People living in modern, digitized societies have to process an unprecedented amount of online information on a daily basis. Crucially, they often actively participate in the development and spread of this information through the online social networks they belong to. Although these changes in the distribution of information have a democratizing potential because they take power away from media companies and governments, and empower a large number of formerly passive consumers, they also bring serious challenges.
In the #Webimmunization project, financed by the EEA Grants, researchers from Poland and Norway have teamed up across disciplines to find common solutions to shared challenges across borders.
The spread of misinformation - popularly called "fake news" - can undermine a constructive and fact-based public discourse on the big issues of our time. For example, the spread of misinformation through social networks can undermine democratic institutions, benefit populism and extremism, and foster anti-scientific scepticism. It is therefore important to understand the processes that enable the spread of misinformation, as well as to identify and study ways that individuals and societies can stop it.
Against this background, the research project asks the overarching question: what can make online users immune to the spread of misinformation and bad ideas? The researchers call this hypothetical resistance to misinformation on the web “web immunity”.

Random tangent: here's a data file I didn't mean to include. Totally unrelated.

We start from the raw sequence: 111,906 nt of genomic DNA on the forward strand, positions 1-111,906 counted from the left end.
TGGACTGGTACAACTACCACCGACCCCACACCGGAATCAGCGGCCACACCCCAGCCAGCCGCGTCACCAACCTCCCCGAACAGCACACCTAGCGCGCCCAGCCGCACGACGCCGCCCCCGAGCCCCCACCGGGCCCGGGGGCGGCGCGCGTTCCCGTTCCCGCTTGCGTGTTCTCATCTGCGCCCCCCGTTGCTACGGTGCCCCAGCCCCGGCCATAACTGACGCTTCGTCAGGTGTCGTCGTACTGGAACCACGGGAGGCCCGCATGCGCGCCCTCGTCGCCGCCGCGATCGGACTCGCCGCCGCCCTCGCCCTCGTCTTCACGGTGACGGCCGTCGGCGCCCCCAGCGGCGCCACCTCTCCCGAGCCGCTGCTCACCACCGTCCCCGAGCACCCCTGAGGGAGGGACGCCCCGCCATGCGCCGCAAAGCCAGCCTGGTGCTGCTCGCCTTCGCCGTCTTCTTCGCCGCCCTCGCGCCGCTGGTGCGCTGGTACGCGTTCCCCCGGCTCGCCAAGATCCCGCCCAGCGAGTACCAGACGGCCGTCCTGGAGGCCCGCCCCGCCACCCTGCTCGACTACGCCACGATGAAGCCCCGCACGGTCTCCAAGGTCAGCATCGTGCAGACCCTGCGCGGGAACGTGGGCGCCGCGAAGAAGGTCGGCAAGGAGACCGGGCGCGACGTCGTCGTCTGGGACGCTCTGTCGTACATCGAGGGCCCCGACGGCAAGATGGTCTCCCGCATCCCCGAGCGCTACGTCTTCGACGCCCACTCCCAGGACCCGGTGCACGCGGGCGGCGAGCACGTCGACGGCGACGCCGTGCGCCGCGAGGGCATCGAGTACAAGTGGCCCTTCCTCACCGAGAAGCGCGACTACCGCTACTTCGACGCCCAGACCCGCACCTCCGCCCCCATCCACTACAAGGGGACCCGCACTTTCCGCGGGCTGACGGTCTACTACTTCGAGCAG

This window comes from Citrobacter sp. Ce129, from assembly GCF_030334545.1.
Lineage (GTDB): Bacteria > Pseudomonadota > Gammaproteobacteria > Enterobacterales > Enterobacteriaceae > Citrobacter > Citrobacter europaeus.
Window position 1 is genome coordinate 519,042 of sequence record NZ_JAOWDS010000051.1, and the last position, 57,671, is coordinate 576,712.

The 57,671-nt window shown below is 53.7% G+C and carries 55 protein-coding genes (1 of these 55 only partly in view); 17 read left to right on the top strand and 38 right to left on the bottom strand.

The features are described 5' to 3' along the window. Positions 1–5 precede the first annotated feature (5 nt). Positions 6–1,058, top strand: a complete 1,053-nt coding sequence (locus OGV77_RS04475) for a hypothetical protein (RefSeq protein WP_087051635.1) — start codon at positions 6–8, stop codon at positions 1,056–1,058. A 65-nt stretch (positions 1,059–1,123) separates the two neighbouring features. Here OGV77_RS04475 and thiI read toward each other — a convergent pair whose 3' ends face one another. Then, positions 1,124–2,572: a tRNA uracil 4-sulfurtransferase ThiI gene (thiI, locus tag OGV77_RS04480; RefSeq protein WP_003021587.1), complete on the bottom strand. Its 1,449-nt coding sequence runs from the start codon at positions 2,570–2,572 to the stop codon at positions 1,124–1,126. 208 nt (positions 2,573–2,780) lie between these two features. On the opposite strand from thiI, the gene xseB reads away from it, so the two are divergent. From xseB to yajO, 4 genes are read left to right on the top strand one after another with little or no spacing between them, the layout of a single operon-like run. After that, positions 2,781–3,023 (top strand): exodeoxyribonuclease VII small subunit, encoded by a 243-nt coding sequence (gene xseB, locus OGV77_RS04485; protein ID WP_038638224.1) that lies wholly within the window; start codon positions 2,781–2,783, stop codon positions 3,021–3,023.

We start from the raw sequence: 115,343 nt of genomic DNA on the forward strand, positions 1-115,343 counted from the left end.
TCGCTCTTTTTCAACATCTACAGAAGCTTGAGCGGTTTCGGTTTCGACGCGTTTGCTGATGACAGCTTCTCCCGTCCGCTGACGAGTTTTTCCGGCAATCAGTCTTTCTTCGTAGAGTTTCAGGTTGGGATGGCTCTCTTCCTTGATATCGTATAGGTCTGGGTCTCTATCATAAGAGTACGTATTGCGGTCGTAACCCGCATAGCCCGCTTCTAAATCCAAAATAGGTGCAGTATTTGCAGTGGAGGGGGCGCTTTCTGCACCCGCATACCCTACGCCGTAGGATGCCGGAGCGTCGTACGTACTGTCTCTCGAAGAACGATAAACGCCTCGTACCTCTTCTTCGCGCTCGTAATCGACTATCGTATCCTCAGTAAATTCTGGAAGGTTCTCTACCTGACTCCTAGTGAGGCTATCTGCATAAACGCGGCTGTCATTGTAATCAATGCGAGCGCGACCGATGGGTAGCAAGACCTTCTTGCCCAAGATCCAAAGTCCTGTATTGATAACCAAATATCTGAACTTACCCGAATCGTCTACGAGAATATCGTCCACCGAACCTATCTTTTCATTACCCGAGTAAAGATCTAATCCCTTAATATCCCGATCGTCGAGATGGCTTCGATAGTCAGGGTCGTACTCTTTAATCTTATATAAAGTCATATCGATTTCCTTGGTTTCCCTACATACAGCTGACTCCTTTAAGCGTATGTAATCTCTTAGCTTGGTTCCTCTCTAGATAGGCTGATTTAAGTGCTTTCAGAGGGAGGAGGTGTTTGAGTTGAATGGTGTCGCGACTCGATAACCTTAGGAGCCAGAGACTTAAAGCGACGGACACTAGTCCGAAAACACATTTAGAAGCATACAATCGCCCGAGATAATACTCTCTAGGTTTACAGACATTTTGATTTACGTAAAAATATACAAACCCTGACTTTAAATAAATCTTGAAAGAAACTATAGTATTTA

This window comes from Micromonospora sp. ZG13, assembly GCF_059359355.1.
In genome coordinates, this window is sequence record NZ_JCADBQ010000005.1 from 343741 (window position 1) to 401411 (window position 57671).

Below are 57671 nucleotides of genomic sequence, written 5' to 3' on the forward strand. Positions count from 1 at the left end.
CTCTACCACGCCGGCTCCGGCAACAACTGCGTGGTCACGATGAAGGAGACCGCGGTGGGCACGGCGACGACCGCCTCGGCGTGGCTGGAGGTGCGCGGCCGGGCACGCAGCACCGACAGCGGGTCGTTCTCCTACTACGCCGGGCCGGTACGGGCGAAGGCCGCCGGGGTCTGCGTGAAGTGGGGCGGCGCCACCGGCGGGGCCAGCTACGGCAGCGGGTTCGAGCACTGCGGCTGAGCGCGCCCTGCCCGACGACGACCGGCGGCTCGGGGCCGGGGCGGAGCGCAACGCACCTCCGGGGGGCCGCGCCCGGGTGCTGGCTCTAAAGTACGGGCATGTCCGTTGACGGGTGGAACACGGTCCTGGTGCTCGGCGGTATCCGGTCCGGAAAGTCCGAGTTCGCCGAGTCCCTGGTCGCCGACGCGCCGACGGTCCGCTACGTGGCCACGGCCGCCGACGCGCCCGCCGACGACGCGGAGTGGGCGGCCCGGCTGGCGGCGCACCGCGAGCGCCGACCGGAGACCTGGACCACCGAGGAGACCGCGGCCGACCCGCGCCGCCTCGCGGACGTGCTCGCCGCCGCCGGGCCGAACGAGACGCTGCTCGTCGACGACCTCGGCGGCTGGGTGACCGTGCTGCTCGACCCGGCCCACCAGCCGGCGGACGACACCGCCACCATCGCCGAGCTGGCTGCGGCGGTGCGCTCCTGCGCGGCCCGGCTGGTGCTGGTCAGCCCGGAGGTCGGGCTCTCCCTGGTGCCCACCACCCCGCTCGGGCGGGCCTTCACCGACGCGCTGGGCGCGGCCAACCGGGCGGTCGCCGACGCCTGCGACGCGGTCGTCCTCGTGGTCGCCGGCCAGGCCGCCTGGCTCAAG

To answer this question, the project combines perspectives from epidemiology, psychology, philosophy and computer science. Its main goal is to develop tools that can reliably assess the immunity of individual actors and entire networks of online users against misinformation. Moreover, it aims to test how this web immunization influences behaviour online and ultimately how it can be increased. Importantly, the project also has a clear focus on ethical dilemmas related to the concept of web immunization.
For instance, what constitutes misinformation may not always be clear cut and agreed upon when one discusses ethical and political issues, as well as whether or not one should aim for an immunization of individuals and networks touches upon questions related to individuals’ autonomy and agency. In sum, our project aims at providing novel empirical insights into the mechanisms and processes leading to and resulting from web immunity, including its ethical challenges. This knowledge we expect to inspire critical future research and to help address some of the most pressing societal issues of our time.
The #webimmunization project team consists of neuroscientists from Maj Institute of Pharmacology of the Polish Academy of Sciences, computer scientists from Poznan University of Technology, psychologists from the University of Oslo and philosophers specialising in cognitive science and research ethics from Jagiellonian University Medical College (JU MC) which also coordinates the work between the partners in the Research Team.